To be honest I would be very careful taking this drug if you suffer from chest infections, or infections as a rule. I say this because there has been fatalities in trials for people taking DMD’s and this, and one of the drugs is plaquenil that was used in the trials - hydroxychloroquine (plaquenil). Not sure which DMD’s were implicated in the fatalities but would be wanting to read the research paper first before I considered it. But that’s just me as I am more cautious when it comes to medications because I have had some serious adverse reactions to medications in the past.
What is also interesting is that musculoskeletal pain is a common side effect, yet you are being prescribed this to lessen it? I have attached the full presribing information for you, but have copies and pasted some information that is of importance.
Do you take high strength fish oil? If you don’t and are not on blood thinning medications, consider taking high strength (no less than 1gram EPA content) of fish oil. Fish oil is broken into EPA/DHA. The EPA side is what is needed to be 1 gram or more to reduce inflammation. I would be more inclined to take fish oil for a good 8 weeks at a high dose (always read the bottle for content as most claim high strength and are far from it. Usually liquid fish oil is better) and see how your inflammation is then before trying a fairly new drug that has some pretty serious adverse reactions, especially if already on DMD (disease modifying drugs).
Infections. Serious infections, including sepsis and pneumonia, have been reported in patients receiving Orencia.
Some of these infections have been fatal. Many of the serious infections have occurred in patients on concomitant immunosuppressive therapy which in addition to their underlying disease, could further predispose them to infections. Doctors should exercise caution when considering the use of Orencia in patients with: a history of recurrent infections; underlying conditions which may predispose them to infections; or chronic, latent or localised infections.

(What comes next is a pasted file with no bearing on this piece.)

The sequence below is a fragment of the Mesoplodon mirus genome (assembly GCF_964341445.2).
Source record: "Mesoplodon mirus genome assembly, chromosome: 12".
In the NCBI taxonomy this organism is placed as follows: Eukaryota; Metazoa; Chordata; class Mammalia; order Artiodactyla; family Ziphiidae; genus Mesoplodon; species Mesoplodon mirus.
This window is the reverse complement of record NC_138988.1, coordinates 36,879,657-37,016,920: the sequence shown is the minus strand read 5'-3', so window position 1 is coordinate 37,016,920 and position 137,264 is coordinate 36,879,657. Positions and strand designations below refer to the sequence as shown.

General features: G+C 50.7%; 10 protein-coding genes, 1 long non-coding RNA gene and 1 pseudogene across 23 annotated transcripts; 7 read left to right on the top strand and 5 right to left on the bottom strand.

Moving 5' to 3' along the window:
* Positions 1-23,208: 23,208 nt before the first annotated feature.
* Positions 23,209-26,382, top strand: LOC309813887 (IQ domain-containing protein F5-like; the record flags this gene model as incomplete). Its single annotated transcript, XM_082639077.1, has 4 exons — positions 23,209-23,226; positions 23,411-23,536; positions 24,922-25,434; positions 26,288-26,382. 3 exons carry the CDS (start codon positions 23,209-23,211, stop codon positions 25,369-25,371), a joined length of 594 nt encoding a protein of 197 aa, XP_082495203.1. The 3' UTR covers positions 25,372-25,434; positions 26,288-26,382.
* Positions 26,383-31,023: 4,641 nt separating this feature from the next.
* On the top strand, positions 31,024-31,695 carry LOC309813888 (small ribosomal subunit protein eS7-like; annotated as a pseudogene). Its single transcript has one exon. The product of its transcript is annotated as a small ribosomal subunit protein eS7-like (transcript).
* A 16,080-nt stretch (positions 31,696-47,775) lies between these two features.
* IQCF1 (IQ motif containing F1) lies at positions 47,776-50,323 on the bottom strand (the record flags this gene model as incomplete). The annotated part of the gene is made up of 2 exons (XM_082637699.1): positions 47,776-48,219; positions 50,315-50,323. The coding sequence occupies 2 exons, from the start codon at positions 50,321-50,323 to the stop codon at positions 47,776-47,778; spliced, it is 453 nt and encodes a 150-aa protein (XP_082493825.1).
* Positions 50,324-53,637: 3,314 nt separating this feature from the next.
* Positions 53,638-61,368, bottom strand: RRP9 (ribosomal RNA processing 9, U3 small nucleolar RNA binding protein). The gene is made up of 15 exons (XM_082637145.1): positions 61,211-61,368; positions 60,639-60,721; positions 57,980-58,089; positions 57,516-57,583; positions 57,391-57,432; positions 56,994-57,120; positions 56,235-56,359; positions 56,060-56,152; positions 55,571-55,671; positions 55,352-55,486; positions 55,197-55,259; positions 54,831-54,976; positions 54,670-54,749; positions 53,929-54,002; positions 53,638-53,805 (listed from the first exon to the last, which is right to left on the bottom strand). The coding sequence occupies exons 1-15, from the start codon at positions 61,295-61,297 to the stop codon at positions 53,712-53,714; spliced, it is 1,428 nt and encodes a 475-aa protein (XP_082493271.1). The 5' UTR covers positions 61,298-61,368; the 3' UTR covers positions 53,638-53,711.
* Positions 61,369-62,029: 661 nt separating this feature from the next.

Patients who develop a new infection while undergoing treatment with Orencia should be monitored closely. Administration of Orencia should be discontinued if a patient develops a serious infection. A higher rate of serious infections has been observed in adult RA patients treated with concurrent TNF blocking agents and Orencia.
In placebo controlled clinical studies in adults, of 1955 Orencia patients and 989 placebo patients, two cases of tuberculosis were reported, one each in the Orencia and placebo groups.
When treating patients with therapies that modulate the immune system, it is appropriate to screen for tuberculosis infections, as was the case with patients in these clinical trials. Orencia has not been studied in patients with a positive tuberculosis screen, and the safety of Orencia in individuals with latent tuberculosis is unknown. Patients testing positive in tuberculosis screening should be treated by standard medical practice prior to therapy with Orencia.
Antirheumatic therapies have been associated with hepatitis B reactivation. Therefore, screening for viral hepatitis should be performed in accordance with published guidelines before starting therapy with Orencia.
Interactions: Formal drug interaction studies have not been conducted with Orencia.
The majority of patients in the RA placebo controlled clinical trials received concomitant DMARDs, NSAIDs and/or corticosteroids. Most patients were taking MTX. Other less frequently used concomitant DMARDs included chloroquine/ hydroxychloroquine, sulfasalazine and leflunomide. There is limited experience with abatacept in combination with other DMARDs such as azathioprine, gold and anakinra. Population pharmacokinetic analyses revealed that MTX, NSAIDs, corticosteroids and TNF blocking agents did not influence abatacept clearance (see Pharmacology, Pharmacokinetics).
Concurrent administration of a TNF blocking agent with Orencia has been associated with an increased risk of serious infections.Concurrent therapy with Orencia and TNF blocking agents is not recommended. There is insufficient experience to assess the safety and efficacy of Orencia administered concurrently with anakinra or rituximab, and therefore, such use is not recommended.
Orencia has not been studied in combination with agents which deplete lymphocyte count. Such combination therapy could potentiate the effects of Orencia on the immune system.